The statoacoustic ganglion (SAG) is a neuronal structure that establishes a direct communication between the inner ear and the central nervous system (CNS) in vertebrates. It enables the transmission of acoustic and vestibular stimuli to the brain through the axonal projections emitted by its bipolar neurons. As much as this interplay has already been reported, neither the morphology of these neurons at early developmental stages nor the genes involved in their axogenesis have been thoroughly studied.
Here, we propose two different approaches for addressing these aspects. Firstly, we assessed the morphology of individual SAG neurons by performing a technique we call ‘CRISPR eraser’. This consisted of microinjecting a CRISPR construct against the eGFP gene in Tg( neurod :eGFP) zebrafish embryos. Our results showed that at 48 hpf, these neurons displayed a bipolar morphology rather than a multipolar one.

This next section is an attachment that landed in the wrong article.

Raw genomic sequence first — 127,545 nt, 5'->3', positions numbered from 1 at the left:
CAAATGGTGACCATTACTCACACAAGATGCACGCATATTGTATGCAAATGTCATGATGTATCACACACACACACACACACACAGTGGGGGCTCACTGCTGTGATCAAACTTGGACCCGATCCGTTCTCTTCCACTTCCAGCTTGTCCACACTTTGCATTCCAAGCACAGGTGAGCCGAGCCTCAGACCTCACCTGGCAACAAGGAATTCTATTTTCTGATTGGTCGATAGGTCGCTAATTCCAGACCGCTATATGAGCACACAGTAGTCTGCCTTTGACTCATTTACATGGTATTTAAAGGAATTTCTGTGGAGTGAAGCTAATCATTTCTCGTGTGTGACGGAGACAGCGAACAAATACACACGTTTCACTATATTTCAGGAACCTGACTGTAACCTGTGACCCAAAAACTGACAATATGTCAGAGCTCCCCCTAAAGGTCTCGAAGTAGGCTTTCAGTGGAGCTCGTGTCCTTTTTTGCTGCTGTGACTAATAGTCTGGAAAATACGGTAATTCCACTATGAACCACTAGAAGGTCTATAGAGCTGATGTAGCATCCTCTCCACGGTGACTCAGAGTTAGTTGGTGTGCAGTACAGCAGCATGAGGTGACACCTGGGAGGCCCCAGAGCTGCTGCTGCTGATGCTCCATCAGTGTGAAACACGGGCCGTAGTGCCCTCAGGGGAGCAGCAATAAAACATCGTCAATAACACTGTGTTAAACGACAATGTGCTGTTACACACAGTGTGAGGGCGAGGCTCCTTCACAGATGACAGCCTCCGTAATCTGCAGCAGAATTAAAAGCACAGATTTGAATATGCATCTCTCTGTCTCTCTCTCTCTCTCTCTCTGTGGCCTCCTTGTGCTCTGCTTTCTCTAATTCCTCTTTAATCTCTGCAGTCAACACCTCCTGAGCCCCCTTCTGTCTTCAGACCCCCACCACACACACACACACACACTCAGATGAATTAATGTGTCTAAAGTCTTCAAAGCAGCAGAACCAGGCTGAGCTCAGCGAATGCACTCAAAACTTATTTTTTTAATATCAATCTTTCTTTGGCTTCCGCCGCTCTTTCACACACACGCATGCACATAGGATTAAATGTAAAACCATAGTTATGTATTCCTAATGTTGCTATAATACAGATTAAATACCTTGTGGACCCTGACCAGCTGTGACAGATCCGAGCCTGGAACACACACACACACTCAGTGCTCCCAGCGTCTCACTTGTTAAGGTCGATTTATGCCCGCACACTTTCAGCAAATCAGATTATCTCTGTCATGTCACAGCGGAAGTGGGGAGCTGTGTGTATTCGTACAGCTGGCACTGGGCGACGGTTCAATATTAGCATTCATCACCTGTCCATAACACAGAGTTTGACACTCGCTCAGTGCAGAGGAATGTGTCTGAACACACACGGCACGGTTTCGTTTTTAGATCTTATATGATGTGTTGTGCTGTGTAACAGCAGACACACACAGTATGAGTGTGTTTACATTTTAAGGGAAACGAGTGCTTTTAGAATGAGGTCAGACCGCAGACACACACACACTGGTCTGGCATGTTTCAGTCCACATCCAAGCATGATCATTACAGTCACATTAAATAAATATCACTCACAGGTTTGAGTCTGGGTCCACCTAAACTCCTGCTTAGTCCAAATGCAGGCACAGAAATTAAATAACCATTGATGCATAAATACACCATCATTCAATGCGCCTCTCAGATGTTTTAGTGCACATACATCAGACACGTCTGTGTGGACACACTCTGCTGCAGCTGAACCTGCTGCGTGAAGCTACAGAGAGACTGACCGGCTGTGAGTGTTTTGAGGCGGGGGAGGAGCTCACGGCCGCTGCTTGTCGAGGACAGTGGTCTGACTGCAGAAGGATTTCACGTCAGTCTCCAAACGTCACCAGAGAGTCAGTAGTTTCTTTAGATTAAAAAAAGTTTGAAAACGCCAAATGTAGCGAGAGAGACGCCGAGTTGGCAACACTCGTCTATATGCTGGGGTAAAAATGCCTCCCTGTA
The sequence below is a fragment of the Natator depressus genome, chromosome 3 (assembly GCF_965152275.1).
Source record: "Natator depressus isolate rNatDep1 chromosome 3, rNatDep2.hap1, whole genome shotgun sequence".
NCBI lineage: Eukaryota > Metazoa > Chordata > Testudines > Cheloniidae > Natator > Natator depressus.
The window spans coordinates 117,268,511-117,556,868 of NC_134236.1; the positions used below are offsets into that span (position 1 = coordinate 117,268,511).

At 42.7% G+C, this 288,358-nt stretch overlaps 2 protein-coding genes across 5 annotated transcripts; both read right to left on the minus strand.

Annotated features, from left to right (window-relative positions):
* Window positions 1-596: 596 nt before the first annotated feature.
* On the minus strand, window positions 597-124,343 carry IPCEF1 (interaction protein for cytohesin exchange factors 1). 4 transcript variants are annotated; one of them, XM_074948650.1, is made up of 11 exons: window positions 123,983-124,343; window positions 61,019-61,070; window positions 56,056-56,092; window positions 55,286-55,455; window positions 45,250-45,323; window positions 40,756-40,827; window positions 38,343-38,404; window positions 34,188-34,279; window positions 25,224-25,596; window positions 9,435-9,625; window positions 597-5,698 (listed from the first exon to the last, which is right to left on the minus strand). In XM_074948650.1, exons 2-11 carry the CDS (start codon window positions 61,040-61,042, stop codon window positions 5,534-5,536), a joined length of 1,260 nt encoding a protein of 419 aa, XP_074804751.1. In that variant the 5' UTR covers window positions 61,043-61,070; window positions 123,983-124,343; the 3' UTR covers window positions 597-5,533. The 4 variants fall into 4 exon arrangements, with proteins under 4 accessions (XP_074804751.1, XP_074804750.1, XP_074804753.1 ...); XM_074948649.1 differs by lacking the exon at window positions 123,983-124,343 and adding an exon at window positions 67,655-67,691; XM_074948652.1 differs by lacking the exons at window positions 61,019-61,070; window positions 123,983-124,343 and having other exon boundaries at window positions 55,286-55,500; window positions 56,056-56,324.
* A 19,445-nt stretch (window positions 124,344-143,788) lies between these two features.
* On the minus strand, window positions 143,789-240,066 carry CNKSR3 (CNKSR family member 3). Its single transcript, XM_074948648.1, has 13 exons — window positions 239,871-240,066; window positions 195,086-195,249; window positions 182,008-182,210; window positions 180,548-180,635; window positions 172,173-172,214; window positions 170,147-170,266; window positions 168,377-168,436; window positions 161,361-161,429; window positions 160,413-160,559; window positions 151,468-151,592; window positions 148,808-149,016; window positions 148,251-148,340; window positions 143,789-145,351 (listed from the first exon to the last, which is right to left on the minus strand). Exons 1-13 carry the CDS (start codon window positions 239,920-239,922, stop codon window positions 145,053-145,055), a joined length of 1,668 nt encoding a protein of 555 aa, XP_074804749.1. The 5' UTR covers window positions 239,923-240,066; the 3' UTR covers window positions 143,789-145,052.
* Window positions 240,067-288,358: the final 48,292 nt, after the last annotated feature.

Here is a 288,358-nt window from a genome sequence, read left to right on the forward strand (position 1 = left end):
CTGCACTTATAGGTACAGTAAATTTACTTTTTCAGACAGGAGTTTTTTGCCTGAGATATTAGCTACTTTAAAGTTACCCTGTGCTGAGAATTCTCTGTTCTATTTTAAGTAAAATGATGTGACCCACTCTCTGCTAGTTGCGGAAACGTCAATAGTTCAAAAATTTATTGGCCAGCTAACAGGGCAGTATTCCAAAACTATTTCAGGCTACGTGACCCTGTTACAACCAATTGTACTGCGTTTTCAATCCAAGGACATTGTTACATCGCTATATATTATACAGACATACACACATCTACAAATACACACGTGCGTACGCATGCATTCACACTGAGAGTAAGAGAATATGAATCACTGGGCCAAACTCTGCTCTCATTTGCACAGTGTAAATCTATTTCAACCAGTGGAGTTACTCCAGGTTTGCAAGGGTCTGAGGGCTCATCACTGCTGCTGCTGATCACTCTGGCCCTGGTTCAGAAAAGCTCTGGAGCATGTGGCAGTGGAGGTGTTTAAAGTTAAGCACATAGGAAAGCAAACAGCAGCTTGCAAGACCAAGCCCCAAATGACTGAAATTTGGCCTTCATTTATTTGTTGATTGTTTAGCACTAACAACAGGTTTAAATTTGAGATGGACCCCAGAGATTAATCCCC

Next, we assessed the role of the gene fgf13 during SAG development by performing a knockout in the same transgenic line. In this case, we observed differences in the size of the SAG and its neuronal placement when comparing knockout and control embryos. Nevertheless, we cannot establish a clear role for fgf13 in axogenesis.
In brief, we could not extract solid conclusions from these results due to low sample sizes and the impossibility of performing further experimental repeats. Anyhow, fgf13 appears as an interesting candidate to study in depth. The elucidation of its function could contribute to a better understanding of the inner ear-CNS coordination and the pathophysiology of acoustic and vestibular disorders.
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